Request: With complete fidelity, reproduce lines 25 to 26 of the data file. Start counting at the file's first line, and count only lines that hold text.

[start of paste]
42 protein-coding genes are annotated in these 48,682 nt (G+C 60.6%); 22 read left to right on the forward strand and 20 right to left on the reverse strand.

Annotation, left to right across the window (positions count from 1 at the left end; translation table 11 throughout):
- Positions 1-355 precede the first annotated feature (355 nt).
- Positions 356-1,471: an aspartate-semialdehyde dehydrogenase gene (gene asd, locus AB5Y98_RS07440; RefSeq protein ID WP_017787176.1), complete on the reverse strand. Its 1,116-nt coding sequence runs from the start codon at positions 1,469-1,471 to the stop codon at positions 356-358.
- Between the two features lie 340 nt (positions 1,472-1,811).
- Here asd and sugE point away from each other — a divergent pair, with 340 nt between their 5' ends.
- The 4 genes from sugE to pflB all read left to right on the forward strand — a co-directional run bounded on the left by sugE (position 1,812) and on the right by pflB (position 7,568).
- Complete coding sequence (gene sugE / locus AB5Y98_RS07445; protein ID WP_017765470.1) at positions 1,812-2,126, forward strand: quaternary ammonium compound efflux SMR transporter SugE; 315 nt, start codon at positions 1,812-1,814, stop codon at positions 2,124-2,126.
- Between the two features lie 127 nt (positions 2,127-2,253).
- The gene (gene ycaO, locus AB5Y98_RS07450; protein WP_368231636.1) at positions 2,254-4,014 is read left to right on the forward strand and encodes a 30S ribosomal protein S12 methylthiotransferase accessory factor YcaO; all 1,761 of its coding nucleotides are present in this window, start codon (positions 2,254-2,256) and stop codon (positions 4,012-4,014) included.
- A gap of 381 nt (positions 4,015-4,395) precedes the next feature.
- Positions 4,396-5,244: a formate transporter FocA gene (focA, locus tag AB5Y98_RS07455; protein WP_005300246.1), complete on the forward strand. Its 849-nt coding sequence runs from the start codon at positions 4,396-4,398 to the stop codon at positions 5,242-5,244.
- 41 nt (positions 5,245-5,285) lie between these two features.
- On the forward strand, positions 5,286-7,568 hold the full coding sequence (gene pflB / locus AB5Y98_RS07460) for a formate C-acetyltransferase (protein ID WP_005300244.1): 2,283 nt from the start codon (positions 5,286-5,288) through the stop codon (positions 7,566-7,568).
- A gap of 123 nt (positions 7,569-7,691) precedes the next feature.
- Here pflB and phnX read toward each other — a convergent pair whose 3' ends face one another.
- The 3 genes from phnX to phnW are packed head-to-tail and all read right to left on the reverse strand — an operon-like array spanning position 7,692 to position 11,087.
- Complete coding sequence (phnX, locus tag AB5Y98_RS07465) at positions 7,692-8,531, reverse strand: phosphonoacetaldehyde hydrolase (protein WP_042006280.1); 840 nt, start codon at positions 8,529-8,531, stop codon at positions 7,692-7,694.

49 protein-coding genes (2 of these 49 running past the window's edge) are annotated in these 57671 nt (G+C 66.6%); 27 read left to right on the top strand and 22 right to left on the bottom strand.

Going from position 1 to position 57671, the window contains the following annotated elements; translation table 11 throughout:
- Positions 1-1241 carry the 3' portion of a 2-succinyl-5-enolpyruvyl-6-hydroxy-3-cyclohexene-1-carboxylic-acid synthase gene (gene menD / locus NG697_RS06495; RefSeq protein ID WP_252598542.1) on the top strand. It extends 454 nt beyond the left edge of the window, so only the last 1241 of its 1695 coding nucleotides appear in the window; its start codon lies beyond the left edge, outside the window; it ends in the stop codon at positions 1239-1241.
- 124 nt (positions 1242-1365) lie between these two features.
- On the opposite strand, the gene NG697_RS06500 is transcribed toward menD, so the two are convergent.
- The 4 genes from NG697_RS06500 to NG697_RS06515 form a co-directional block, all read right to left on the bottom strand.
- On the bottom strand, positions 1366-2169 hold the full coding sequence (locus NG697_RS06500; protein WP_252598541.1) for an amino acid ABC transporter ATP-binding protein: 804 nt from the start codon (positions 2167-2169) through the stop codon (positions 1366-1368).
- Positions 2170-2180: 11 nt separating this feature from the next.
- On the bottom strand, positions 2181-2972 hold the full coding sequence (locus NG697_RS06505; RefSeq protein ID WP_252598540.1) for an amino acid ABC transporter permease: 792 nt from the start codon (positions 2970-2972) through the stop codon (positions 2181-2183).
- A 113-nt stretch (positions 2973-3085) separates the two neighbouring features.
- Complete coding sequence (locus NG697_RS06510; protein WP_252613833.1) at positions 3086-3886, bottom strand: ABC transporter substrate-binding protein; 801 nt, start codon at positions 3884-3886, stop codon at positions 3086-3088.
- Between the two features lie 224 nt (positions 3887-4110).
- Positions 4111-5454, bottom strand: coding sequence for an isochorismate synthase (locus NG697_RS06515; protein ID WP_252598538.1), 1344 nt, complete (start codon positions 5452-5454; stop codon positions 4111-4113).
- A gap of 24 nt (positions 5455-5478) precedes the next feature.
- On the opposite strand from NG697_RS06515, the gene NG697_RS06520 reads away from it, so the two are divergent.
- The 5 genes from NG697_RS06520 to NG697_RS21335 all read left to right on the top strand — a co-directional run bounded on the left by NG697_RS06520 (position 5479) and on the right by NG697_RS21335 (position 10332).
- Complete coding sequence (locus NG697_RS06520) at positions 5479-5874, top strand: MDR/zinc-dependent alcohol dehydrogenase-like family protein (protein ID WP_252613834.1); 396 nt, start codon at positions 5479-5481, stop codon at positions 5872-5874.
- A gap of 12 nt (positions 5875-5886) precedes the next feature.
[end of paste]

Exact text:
- On the bottom strand, positions 1366-2169 hold the full coding sequence (locus NG697_RS06500; protein WP_252598541.1) for an amino acid ABC transporter ATP-binding protein: 804 nt from the start codon (positions 2167-2169) through the stop codon (positions 1366-1368).
- Positions 2170-2180: 11 nt separating this feature from the next.